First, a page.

De Bruyn inspired by Mangaung

Women’s Month ended on an emotional note when the only surviving organiser of the famous 1956 Women’s March, Sophie De Bruyn paid a symbolic visit to Bloemfontein from Friday to Saturday last week.

De Bruyn, 77, was an executive member of the Textile Workers Union in Port Elizabeth, and one of the founding members of the South African Congress of Trade Unions (Sactu). She was a full time organiser of the Coloured People’s Congress in Johannesburg.

She started her political career during her higher primary education when she started working at a textile factory during school holidays.

That was where she was chosen as a shop steward because she helped workers solve their disputes with their employers.

“I did not expect this visit to be so emotional. From the moment I landed at the airport I was taken aback by the warmth and compassion of the people of Mangaung.

On more than one occasion I had to hold back my tears,” De Bruyn said during her visit to the Waaihoek Church.

Also known as the Wesleyan Church, Waaihoek is the birthplace of the ANC in 1912. It was renovated in time for centennial celebrations held in 2012.  It has since been declared a heritage site.

“The multi-cultural history of Waaihoek is not properly noted in our history books; someone must be commissioned to research and expose the beauty of this great place,” said De Bruyn.

De Bruyn encouraged Free-Staters to never let others downplay the integral part Mangaung played in bringing this truth to the world, especially the first Women’s March of 1913.

“The true history of our people is not in the history books, but recollections in the minds of elders and passionate youth, who make time to know their history.

Thank you, Mangaung, you have done us proud,” De Bruyn enthused.

“I will be back, God willing! Mangaung has crept into my heart,” De Bruyn said.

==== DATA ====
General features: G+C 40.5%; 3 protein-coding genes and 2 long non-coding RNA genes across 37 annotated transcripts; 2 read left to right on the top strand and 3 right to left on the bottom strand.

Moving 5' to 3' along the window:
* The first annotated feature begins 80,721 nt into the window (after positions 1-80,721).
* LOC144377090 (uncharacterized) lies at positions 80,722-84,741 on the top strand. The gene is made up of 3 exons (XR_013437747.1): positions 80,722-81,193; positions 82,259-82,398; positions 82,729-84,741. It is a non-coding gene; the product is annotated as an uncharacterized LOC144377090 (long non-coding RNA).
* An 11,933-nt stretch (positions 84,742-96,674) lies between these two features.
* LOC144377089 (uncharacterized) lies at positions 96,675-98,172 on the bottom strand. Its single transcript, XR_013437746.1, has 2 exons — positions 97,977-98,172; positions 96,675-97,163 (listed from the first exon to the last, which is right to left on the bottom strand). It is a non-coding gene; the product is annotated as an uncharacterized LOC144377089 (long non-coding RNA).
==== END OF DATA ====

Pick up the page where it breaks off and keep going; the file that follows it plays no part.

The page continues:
De Bruyn was scheduled to visit the grandchildren of two other organisers of the 1956 Women’s March at Heidedal Township, Clorence Ann Peters who died in 2007 and Cathrine Louw who passed on in 1968.

But she only managed to visit Peters’ family but promised to come back to visit the other family.

Peter’s granddaughter who is named after her, Annie Clorence Peters Junior (43) is one of the five grandchildren still living in the house where Peters lived while she was active in community activities in Heidedal.

The department of human settlements has said it will build a house for Peters’ grandchildren to honour the memory of their grandmother. Peters Jr said this would fulfil her grandmothers’ wish.

“She wanted to own a decent house. She fought for a better life for all, not her family only. I am happy that her dream will now come true,” Clorence said.

The Angels Foundation, a non-profit organisation in Bloemfontein, hosted De Bruyn in partnership with the ANCWL, University of the Free State, Central University of Technology, the provincial government and the Mangaung Metropolitan Municipality (MMM).

Angels Foundation’s Mark Murison acknowledged the role played by their partners during this visit.

“We want to acknowledge the office of the premier, the honourable Ace Magashule, the office of the honourable Thabo Manyoni, our patron MEC of social development Sisi Ntombela, deputy mayor Constance Rampai and the members of the community who really owned this visit from one icon in the struggle for the emancipation of our country and people,” Murison said.

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